of the carpet made today is made up of synthetic fiber. The rest is natural fiber,
most commonly wool.
This is a cut pile style that has a very high twist level, meaning each strand of
yarn is twisted so tightly that they actually curl over at the end. This creates
a textured surface with a knobby appearance, and a carpet of high durability and
very good wear-ability.
A small hook called a looper grabs the yarn and holds it in place. This process
results in what is called loop pile construction. Loop pile products hold their
appearance very well. Since there are no exposed yarn tips, only the sides of the
yarn are exposed to wear and stress. Generally speaking, low profile loop carpet
stands up to heavy traffic best.
The application of weight (like a high traffic area) on an installed carpet produces
this visual effect. See Cable.
(See Pile Height)
A synthetic fiber. Almost 75% of carpet today is made of nylon. Nylon is the leader
in: appearance retention, fade and heat resistance, soil and stain resistance, and
color and styling.
Cut or uncut loops of yarn that create the surface of carpeting.
Also called the nap, pile height is the length of the tuft measured from the primary
backing to the yarn tips. It’s usually shown as a fraction, or sometimes its
decimal equivalent. Usually shorter pile heights are more durable than longer pile
A common synthetic material well accepted for its bulkiness, color clarity, and
good stain and fade resistance. While not as resilient as nylon, Polyester fiber
carpet constructed with today’s new technologies can be a good performer.
Another common synthetic material used in carpet manufacturing, sometimes referred
to as olefin. Today it represents more than thirty-five percent of the total fibers
used in the carpet industry. While polypropylene is not as resilient or resistant
to abrasion as nylon, it is naturally stain and fade resistant. Polypropylene is
most often used in loop pile carpet constructions.
Saxony has a smooth, soft, velvet plush look and a luxurious feel with a uniform
twist and finish. This style is not a good choice for high traffic areas or rooms
with active kids. Also be aware that this style does show footprints and vacuum
Another common method of carpet coloring, screen printing is where color is applied
through anywhere from one to as many as eight silk-screens.
One of the last stages in the manufacturing of carpet, shearing is the process of
removing all of the little loose ends and projecting fibers that might have been
created during the tufting process. It also helps achieve the yarn’s tip definition
of the finished carpet.
Shedding is a natural part of a new carpet. Frequent vacuuming for the first few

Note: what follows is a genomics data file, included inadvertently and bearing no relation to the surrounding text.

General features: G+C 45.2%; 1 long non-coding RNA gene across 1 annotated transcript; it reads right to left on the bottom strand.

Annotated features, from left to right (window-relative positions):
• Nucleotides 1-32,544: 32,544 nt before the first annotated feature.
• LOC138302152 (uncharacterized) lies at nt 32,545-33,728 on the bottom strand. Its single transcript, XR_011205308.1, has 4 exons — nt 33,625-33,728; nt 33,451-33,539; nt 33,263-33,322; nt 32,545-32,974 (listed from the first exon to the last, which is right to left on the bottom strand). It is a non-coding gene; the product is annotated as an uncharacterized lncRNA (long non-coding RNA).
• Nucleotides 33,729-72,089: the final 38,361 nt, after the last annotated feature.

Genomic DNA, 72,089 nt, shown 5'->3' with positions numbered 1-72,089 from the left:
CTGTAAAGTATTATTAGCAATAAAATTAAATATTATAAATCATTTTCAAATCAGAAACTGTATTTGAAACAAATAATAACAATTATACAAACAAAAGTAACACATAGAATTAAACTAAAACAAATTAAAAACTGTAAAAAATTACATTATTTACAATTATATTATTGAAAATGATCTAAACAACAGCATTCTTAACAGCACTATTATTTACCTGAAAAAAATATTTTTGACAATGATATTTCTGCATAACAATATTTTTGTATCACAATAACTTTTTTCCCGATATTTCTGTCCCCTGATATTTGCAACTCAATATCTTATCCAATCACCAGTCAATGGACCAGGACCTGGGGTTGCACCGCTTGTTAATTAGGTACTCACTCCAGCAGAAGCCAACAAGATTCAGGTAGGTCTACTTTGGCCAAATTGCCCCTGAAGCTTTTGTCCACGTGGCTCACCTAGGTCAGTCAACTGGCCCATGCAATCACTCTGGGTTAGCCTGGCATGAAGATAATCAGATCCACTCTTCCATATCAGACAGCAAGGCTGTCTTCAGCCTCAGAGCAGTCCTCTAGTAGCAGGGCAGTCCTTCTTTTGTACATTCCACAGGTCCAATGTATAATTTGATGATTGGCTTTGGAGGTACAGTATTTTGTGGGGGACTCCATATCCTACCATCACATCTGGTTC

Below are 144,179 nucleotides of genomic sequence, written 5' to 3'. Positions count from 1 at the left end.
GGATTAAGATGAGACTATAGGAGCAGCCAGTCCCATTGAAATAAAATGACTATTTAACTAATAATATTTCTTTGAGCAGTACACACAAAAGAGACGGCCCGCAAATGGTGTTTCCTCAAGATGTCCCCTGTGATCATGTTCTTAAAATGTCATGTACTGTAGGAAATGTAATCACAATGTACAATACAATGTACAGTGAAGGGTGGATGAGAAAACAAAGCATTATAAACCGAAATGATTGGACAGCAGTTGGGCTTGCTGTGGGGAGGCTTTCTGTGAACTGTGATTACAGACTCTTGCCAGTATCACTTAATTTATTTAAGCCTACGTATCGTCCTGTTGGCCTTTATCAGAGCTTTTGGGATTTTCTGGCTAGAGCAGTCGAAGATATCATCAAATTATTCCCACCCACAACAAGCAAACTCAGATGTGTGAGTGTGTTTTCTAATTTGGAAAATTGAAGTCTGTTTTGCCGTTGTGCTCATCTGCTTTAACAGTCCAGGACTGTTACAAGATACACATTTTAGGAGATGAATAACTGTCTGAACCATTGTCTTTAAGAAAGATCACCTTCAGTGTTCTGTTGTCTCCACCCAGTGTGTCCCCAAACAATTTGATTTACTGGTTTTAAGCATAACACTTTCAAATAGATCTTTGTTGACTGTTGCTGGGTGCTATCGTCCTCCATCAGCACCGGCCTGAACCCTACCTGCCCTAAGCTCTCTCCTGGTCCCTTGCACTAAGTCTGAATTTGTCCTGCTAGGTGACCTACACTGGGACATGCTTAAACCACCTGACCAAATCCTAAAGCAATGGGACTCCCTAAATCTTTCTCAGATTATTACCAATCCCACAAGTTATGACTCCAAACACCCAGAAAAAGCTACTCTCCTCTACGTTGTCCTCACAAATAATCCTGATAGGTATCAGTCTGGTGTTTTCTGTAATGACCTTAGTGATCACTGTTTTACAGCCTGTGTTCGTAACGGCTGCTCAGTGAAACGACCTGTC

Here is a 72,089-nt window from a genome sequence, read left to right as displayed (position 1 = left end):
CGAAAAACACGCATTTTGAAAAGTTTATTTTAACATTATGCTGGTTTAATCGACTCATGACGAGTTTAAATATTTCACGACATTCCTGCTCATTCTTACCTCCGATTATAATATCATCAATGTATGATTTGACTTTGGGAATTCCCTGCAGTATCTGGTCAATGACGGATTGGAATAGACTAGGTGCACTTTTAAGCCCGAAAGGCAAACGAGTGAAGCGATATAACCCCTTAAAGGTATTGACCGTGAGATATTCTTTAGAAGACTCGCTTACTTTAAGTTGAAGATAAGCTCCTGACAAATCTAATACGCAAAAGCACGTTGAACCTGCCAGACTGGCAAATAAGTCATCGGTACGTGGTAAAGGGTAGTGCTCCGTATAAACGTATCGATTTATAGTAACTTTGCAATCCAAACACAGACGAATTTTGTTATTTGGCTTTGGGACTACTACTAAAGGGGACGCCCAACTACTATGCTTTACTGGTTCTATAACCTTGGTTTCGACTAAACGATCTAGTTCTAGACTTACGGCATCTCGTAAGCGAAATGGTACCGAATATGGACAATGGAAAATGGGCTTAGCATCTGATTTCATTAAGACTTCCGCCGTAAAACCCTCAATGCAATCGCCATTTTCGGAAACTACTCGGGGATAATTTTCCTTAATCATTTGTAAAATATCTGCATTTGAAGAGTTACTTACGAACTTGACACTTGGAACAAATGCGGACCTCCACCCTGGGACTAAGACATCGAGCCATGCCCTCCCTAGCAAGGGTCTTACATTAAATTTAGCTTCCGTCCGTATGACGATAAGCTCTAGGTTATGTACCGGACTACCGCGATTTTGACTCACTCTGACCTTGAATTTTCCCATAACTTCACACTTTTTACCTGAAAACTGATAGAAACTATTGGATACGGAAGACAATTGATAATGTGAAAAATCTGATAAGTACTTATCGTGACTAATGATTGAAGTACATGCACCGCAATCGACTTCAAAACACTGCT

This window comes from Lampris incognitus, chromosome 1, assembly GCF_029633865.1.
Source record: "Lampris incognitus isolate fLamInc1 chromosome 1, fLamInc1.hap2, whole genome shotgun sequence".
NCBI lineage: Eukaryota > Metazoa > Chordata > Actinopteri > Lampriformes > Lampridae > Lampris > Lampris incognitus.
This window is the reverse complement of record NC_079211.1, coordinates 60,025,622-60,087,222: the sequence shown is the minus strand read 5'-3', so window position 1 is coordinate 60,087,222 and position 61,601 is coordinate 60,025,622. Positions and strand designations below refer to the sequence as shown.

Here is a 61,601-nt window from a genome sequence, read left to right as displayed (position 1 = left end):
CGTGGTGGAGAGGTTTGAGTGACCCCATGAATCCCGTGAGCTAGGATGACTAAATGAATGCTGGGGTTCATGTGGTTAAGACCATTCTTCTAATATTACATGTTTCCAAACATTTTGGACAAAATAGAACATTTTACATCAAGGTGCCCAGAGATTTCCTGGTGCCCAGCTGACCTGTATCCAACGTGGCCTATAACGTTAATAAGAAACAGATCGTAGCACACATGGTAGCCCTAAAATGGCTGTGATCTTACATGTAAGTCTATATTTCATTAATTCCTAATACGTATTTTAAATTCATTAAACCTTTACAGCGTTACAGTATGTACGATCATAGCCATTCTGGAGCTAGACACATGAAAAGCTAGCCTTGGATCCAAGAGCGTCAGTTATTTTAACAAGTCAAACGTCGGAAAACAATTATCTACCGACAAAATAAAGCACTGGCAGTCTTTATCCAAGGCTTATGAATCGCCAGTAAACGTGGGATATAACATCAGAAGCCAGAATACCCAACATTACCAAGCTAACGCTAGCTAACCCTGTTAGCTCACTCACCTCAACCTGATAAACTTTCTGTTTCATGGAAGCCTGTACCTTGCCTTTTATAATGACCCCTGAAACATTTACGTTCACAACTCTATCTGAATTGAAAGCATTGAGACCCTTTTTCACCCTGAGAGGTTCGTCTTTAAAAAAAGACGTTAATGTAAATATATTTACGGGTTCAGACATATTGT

days should remove any loose fibers from the carpet’s surface.
Refers to small tufts or loops of carpet that become visible after the installation.
Use a small pair of scissors to carefully trim the loose fibers flush with the surface
of the carpet.
The measure of how close the yarns are together. Stitch rate is measured in penetrations,
or tufts, in a given length of carpet, usually an inch. The stitch rate is controlled
by how fast the carpet is moved through the tufting machine. Seven to eight tufts
per inch is a good number, while three or four is pretty poor.
Man-made, using chemical compounds versus natural materials. Over ninety percent
of all of the carpet is made up of synthetic fiber – usually one of three
materials: nylon, polypropylene or polyester. All three are created by similar chemical
processes using oil and natural gas.
A very popular cut pile carpet that has alternating twists of yarn creating a two-tone
appearance. This carpet creates a more casual atmosphere in the room and is available
in a broad range of prices.
When two different flooring products meet – say, carpeting and a hardwood
floor – it’s called a transition. Professional installers try to match
the surface heights of various flooring products to minimize transitions.
The first step in the manufacturing of carpet. Tufting begins with the process of
weaving the synthetic or staple fiber into a primary backing material.
When selecting carpet, you want a tight twist in each yarn, not loose and frayed
at the end.
The coat of sheep and the original staple fiber used in the making of carpet. Since
wool is a natural fiber, it ranges in color from off-white to black, with many earthen
tones between. Although wool doesn’t stand up to abrasion and moisture as
well as synthetics, it cleans well and is known to age gracefully. Wool
is the most expensive carpet fiber, and represents less than one percent of the
U.S. carpet market.
One of two dyeing methods used in the manufacturing of carpet. Yarn dyeing, also
called pre-dyeing, is where the color is applied to the yarn prior to tufting. The
advantages of all yarn dyeing methods include good side-by-side color consistency,
large lot sizes, and uniformity.
A second dyeing method used in the manufacturing of carpet involves applying color
to the yarn after the carpet has been tufted.